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Ripple Effect


So far in the Big Picture David has been a model of faith. This week will show why David is definitively not the messiah. The first reading comes from 1 Chronicles. As a reminder the emphasis of Chronicles is on God bringing a messiah through the line of David and the temple. This was meant to be an encouragement to the Israelites after their exile. Chronicles leaves out David’s failures, which we we’ll read about this week as the readings shift back to 2 Samuel. Keep in mind that our reading plan is following the sacred timeline chronologically, or as history played out. The contrast from both books on the first day of reading shows the differing focuses of the authors. Due to David’s sin and his son’s sin, his family would suffer tragedy, rebellion, and multiple deaths. While David is not perfect, his responses show a man who repents, dependent on the word of the LORD and grace.



Each week, as you take in the Bible, find some friends to talk it out. You can follow this simple guide to help. First, R.E.A.D. and P.R.A.Y. on your own. Then, meet with friends to share what you've learned.


R - Repeated words

E - Examine and mark

A - Ask what you learn about God

D - Do if there is anything to do


P - Praise

R - Repent

A - Ask

Y - Yield 


Bible Plan Reading - Week 27



START IT.

We're reading the Bible together in 2024. Specifically, we're taking a journey into how the story of the Bible unfolded in the Old Testament. If we get the big picture, we get the story the Bible is trying to tell us. From Sunday's message or The Big Picture Bible Reading Plan this week in the book of 1 Chronicles or 2 Samuel, what is impacting you the most? Was there a word, phrase, Bible verse, or theme that impacted you?


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STUDY IT.

Read 1 Chronicles 20:1. What is the detail left out of this section that is covered in 2 Samuel 11? Read 1 Chronicles 20:8. What story does this recall from 1 Samuel 17? Why might the author have included these sections next to each other as an encouragement to the Israelites?


Read 2 Samuel 23:8,39. Who was Uriah according to this text? Read 2 Samuel 11:3. Who was Bathsheba? Read 2 Samuel 11:14. Who carried the order to murder Uriah back to Joab, the commander of the army?

 

Read 2 Samuel 12:24-25. Who was also affected by David’s sin? Despite the brokenness of sin, what does God do for David and Bathsheba? How might this foreshadow Christ?

 

Read 2 Samuel 16:9-12. What is David’s answer to the all to familiar harshness of the sons of Zeruiah (Joab and Abishai)? How does David’s response point us to Christ?

 

Read 2 Samuel 19:16-23. How does David respond to Shimei seeking forgiveness? How does David respond to Abishai wishing punishment? How does David use his special position of authority in comparison to what Abishai wants? How does this point to the humbleness of Christ?



​​SHARE IT.

How has the storyline in 2 Samuel and 1 Chronicles been similar, and different?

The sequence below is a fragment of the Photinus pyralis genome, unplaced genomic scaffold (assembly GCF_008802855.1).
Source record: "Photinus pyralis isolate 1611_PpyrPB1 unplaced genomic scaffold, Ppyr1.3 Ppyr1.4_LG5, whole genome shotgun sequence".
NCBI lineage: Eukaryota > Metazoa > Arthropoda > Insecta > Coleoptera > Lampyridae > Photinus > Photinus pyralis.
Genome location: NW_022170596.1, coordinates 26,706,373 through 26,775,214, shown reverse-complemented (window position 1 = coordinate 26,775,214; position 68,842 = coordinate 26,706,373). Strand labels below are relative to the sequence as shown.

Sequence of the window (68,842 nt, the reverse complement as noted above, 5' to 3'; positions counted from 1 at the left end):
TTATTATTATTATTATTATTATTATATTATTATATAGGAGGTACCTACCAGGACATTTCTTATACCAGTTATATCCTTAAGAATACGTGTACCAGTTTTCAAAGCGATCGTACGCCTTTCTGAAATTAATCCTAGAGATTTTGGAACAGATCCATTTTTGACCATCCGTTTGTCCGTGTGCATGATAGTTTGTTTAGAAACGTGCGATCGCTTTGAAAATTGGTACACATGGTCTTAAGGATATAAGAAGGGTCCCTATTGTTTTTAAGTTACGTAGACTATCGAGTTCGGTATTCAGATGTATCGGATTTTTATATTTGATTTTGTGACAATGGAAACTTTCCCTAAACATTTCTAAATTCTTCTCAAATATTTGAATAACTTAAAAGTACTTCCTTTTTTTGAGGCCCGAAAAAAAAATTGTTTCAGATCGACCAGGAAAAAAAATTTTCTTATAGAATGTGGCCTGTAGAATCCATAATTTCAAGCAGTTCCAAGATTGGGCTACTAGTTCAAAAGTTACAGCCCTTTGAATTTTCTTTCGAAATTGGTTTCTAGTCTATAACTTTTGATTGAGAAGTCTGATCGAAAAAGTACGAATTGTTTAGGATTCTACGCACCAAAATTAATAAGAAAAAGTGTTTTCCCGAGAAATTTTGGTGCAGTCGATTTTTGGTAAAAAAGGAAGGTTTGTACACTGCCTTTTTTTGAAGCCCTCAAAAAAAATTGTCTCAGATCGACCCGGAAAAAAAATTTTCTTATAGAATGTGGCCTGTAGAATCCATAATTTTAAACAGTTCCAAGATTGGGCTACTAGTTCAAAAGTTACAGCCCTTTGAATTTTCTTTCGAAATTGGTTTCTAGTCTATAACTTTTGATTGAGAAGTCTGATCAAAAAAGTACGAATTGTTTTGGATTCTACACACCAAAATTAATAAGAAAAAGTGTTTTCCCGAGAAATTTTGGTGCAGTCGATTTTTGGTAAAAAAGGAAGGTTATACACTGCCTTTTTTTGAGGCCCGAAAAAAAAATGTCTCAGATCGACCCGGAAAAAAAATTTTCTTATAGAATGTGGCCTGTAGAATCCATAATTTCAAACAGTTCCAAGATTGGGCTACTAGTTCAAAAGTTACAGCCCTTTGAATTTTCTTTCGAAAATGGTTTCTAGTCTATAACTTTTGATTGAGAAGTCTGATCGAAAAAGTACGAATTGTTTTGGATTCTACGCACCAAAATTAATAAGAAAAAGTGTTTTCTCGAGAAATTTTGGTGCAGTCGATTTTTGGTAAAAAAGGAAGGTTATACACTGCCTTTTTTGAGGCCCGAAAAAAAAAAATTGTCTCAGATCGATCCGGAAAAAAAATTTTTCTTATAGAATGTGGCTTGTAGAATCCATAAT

How have you been reminded of Jesus in the reading this week? Has anything reminded you of scripture in the New Testament?


Have you thought about the good or bad effects of your actions in the last week? What about God leads you to the good, and what about God keeps you from the bad?


Read Psalm 51:3. This is David’s Psalm of repentance after his adultery with Bathsheba. Is there any past sin that tends to stir up regret that you do not move on from? P.R.A.Y. Example: (Praise God for His grace, Repent of past sin, Ask to help you to continue in obedience, Yield to rejecting sin and living in forgiveness)

 

Read Psalm 51:10-12. Read 2 Corinthians 5:21. Reflect on Christ’s taking of your sin in order that you might become the righteousness of God. How does this change your perspective on continuing in sin or shame? How does this help you forgive others as you remember the grace you have been shown?



FINAL THOUGHT

David’s life and those around him spiraled out of control. Some of the consequences of sin did not come out until years later. His family was alienated for years, and were at the end separated permanently through death and rebellion. This is no different than humans as a whole. As David clarified in Psalm 51, all of us are born into sin. Through the first Adam sin entered the world, and as a result the first pair of brothers resulted in a murder after Cain killed Abel. Our sin alienates us from each other, but ultimately from God. Jesus took on human flesh and was rejected in order that sinners would be accepted. On the cross, Jesus stated, “My God My God, why have you forsaken me?” This was not evidence of Jesus cracking, losing His mind. He was quoting Psalm 22:1. Just as David trusted God as he was running from his rebellious and murderous son, so too the true and better David trusted God even farther all the way through death. As Absalom perished on a tree to return the kingdom to the rightful king, it was Jesus who offered Himself on a tree as the King of the only everlasting Kingdom. Jesus offers forgiveness to those who mocked Him as Shimei did David. Perhaps this fact seems far off today, and if so then pray for God to restore the joy of your salvation.

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